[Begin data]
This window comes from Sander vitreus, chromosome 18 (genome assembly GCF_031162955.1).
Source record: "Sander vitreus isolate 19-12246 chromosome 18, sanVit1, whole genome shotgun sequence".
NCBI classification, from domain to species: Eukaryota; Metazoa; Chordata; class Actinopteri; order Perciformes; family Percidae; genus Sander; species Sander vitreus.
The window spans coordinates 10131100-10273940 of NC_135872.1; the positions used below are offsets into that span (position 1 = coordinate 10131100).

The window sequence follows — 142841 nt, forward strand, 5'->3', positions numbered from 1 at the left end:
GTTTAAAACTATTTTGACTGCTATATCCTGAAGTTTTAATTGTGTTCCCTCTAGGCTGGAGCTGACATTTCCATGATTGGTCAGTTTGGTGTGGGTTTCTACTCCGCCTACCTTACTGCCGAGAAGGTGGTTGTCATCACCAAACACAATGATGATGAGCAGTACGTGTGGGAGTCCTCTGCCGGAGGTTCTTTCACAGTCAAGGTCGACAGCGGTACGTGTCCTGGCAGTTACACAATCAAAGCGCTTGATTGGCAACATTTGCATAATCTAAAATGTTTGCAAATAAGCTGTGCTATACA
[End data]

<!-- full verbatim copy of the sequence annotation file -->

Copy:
This window comes from Sander vitreus, chromosome 18 (genome assembly GCF_031162955.1).
Source record: "Sander vitreus isolate 19-12246 chromosome 18, sanVit1, whole genome shotgun sequence".
NCBI classification, from domain to species: Eukaryota; Metazoa; Chordata; class Actinopteri; order Perciformes; family Percidae; genus Sander; species Sander vitreus.
The window spans coordinates 10131100-10273940 of NC_135872.1; the positions used below are offsets into that span (position 1 = coordinate 10131100).

The window sequence follows — 142841 nt, forward strand, 5'->3', positions numbered from 1 at the left end:
GTTTAAAACTATTTTGACTGCTATATCCTGAAGTTTTAATTGTGTTCCCTCTAGGCTGGAGCTGACATTTCCATGATTGGTCAGTTTGGTGTGGGTTTCTACTCCGCCTACCTTACTGCCGAGAAGGTGGTTGTCATCACCAAACACAATGATGATGAGCAGTACGTGTGGGAGTCCTCTGCCGGAGGTTCTTTCACAGTCAAGGTCGACAGCGGTACGTGTCCTGGCAGTTACACAATCAAAGCGCTTGATTGGCAACATTTGCATAATCTAAAATGTTTGCAAATAAGCTGTGCTATACA